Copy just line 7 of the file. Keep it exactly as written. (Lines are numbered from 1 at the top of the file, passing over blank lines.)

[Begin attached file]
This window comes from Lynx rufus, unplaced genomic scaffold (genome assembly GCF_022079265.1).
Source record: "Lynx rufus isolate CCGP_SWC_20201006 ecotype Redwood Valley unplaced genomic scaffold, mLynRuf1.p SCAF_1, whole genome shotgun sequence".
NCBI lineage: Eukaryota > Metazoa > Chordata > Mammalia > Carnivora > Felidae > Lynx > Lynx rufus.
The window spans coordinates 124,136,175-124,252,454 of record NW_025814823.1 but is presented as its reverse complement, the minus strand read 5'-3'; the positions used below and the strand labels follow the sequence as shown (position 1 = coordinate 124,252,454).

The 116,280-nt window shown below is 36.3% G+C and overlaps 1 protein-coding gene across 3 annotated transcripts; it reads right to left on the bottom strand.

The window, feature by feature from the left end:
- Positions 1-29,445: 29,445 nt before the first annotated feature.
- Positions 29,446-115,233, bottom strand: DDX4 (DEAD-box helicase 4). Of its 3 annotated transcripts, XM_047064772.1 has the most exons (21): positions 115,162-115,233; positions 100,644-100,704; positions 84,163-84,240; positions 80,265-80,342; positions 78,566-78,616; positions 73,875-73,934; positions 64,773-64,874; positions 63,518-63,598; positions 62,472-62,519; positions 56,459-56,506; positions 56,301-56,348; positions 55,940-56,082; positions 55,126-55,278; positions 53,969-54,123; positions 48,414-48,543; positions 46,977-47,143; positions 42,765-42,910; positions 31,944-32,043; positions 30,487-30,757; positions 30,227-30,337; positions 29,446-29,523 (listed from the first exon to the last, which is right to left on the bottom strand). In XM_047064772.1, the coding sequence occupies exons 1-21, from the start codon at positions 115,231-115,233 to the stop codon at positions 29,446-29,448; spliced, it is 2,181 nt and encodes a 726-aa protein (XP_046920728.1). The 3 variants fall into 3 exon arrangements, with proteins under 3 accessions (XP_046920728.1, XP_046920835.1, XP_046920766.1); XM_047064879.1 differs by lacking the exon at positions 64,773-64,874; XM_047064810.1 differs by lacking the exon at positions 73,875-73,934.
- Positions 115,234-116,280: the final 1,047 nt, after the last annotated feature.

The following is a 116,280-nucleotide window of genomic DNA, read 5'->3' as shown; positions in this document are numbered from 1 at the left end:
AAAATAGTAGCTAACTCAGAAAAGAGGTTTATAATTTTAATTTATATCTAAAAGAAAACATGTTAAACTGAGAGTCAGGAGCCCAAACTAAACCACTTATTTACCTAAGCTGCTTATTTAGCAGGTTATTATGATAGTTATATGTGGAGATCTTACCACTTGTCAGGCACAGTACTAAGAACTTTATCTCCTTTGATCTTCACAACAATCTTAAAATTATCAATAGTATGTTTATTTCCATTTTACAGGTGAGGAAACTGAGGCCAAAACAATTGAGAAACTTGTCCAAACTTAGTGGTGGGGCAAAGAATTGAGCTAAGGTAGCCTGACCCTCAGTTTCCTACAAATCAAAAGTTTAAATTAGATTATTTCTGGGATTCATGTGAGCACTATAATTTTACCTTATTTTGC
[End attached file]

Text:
- Positions 1-29,445: 29,445 nt before the first annotated feature.